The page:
Detection of aortic prosthetic graft infection with 18F-FDG PET/CT imaging, concordance with consensus MAGIC graft infection criteria

Abstract

Objectives

The aim of this study was to investigate the diagnostic yield of 18F-fluorodeoxyglucose (FDG) positron emission tomography (PET) for detecting thoracic aortic graft infection (AGI) in comparison to expert consensus MAGIC criteria.

Methods

Patients suspected clinically of having thoracic-AGI were prospectively recruited. Consensus MAGIC criteria for AGI were compared to findings on FDG PET imaging. MAGIC criteria were verified against clinical/surgical, radiological, and microbiological/laboratory predefined major and minor parameters. FDG images were interpreted using a semiquantitative visual grading score (VGS, abnormal ≥ 3), focal uptake and quantitative maximum standard FDG uptake value (SUVmax, abnormal ≥ 7.3), and target-to-background FDG ratio (TBRmax, abnormal ≥ 4.2).

Results

Of 35 patients suspected of having thoracic-AGI, MAGIC diagnostic criteria were positive for AGI in 25 patients (71%) and negative in 10 (29%). FDG PET imaging was abnormal in 27 patients (77%). Abnormal and normal FDG imaging findings were concordant with MAGIC criteria in 31 patients (88.6%). In 4 patients, FDG imaging results were discordant with MAGIC criteria. By ROC analysis, optimal FDG cut-off values for detecting AGI by MAGIC were ≥ 3 for VGS, ≥ 7.3 for SUVmax and ≥ 4.2 for TBRmax, with concordance with MAGIC criteria in 88.6%, 85.7%, and 88.6% of patients, respectively. Two or more FDG imaging parameters (VGS, focal uptake, SUVmax, and TBRmax) yielded highest diagnostic concordance of 91.4%. VGS inverse odds ratio for AGI was 7.14. In 4 of 6 selective patients who had repeat FDG PET imaging during antibiotic treatment, quantitative FDG imaging values improved over time with associated improvement of laboratory markers of inflammation.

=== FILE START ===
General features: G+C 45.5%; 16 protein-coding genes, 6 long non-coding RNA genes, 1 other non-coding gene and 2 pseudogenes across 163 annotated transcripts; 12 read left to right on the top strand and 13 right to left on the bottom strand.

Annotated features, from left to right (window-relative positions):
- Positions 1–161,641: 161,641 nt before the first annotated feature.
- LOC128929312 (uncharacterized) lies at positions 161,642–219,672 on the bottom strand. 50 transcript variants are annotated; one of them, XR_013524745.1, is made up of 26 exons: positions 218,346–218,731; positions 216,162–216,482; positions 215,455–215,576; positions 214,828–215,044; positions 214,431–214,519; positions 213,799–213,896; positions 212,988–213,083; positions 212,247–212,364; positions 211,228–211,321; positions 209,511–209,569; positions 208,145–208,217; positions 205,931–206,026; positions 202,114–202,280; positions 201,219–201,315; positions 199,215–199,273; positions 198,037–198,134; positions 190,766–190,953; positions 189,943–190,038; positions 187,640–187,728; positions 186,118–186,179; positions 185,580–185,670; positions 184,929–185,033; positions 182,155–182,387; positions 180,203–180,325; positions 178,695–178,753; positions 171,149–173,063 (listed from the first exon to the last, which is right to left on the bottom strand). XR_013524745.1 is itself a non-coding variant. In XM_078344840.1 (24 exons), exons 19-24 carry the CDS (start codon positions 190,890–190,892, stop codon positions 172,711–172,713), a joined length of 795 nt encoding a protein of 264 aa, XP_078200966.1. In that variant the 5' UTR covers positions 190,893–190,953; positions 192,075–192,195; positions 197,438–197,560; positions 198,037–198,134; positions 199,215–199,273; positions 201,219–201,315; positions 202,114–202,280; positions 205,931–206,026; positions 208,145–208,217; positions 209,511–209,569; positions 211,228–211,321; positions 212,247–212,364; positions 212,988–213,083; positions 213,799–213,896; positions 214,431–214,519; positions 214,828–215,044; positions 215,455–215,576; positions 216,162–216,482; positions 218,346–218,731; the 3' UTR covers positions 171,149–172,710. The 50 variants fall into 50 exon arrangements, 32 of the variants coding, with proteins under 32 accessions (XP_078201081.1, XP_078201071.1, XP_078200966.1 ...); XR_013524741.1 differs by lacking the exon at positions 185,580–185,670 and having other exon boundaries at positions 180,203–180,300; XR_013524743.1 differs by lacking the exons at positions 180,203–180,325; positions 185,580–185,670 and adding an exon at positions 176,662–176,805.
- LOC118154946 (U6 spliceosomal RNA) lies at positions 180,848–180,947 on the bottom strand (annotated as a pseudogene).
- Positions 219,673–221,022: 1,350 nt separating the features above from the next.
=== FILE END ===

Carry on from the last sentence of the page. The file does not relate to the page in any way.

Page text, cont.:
Conclusions

FDG PET/CT imaging, using (semi-)quantitative imaging parameters, showed high concordance with expert consensus MAGIC criteria for AGI. These data suggest a potential complementary role of quantitative FDG/CT imaging, not only to detect AGI, but also to monitor response to antibiotic treatment.

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Abbreviations

AGI:

Aortic graft infection

AUC:

Area under the curve

CT:

Computed tomography

18F-FDG:

18F-Fluorodeoxyglucose, FDG

PET:

Positron emission tomography

ROC:

Receiver operating characteristic

SUV:

Standardized uptake value

TBR:

Target-to-background ratio

VGS:

Visual grading score

VOI:

Volume of interest

WBC:

White blood cell count

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Acknowledgments

This article was finalized under the auspices of the ‘‘Mentorship at Distance’’ committee of the Journal of Nuclear Cardiology. We gratefully acknowledge the editorial suggestions by Professor Frans J. Th. Wackers, MD, PhD.

Disclosures

All authors have nothing to declare. The authors of this manuscript declare no relationships with any companies whose products or services may be related to the subject matter of the article. The authors declare that they have no conflict with competing interests.

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Correspondence to Xiaoli Zhang MD, PhD or Xiang Li MD, PhD.

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This work was supported by the National Natural Science Foundation of China [81871377, 81571717, 81071177] and Capital Characteristic Clinical Application Research [Z181100001718071].

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Dong, W., Li, Y., Zhu, J. et al. Detection of aortic prosthetic graft infection with 18F-FDG PET/CT imaging, concordance with consensus MAGIC graft infection criteria. J. Nucl. Cardiol. (2020). https://doi.org/10.1007/s12350-020-02227-9

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Keywords

  • PET/CT
  • 18F-FDG
  • diagnostic concordance
  • prosthetic vascular graft
  • infection
  • antibiotic